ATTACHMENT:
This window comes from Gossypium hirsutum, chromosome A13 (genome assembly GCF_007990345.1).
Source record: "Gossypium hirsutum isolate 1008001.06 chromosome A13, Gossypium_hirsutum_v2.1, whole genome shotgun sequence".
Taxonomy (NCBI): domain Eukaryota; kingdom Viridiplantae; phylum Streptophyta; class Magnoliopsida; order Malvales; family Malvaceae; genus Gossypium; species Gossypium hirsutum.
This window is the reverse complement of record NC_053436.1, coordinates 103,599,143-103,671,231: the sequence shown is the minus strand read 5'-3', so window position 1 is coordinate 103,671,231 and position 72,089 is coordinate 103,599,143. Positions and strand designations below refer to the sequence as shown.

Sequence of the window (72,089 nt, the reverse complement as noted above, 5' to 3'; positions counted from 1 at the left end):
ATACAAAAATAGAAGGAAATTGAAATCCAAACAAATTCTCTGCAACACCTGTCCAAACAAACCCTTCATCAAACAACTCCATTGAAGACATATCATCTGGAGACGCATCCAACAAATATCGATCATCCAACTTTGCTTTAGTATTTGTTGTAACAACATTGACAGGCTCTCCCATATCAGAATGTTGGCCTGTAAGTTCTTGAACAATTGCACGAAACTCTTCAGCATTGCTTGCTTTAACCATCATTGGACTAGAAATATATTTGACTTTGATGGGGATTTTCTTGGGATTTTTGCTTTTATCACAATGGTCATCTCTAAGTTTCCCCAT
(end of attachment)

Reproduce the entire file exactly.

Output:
This window comes from Gossypium hirsutum, chromosome A13 (genome assembly GCF_007990345.1).
Source record: "Gossypium hirsutum isolate 1008001.06 chromosome A13, Gossypium_hirsutum_v2.1, whole genome shotgun sequence".
Taxonomy (NCBI): domain Eukaryota; kingdom Viridiplantae; phylum Streptophyta; class Magnoliopsida; order Malvales; family Malvaceae; genus Gossypium; species Gossypium hirsutum.
This window is the reverse complement of record NC_053436.1, coordinates 103,599,143-103,671,231: the sequence shown is the minus strand read 5'-3', so window position 1 is coordinate 103,671,231 and position 72,089 is coordinate 103,599,143. Positions and strand designations below refer to the sequence as shown.

Sequence of the window (72,089 nt, the reverse complement as noted above, 5' to 3'; positions counted from 1 at the left end):
ATACAAAAATAGAAGGAAATTGAAATCCAAACAAATTCTCTGCAACACCTGTCCAAACAAACCCTTCATCAAACAACTCCATTGAAGACATATCATCTGGAGACGCATCCAACAAATATCGATCATCCAACTTTGCTTTAGTATTTGTTGTAACAACATTGACAGGCTCTCCCATATCAGAATGTTGGCCTGTAAGTTCTTGAACAATTGCACGAAACTCTTCAGCATTGCTTGCTTTAACCATCATTGGACTAGAAATATATTTGACTTTGATGGGGATTTTCTTGGGATTTTTGCTTTTATCACAATGGTCATCTCTAAGTTTCCCCAT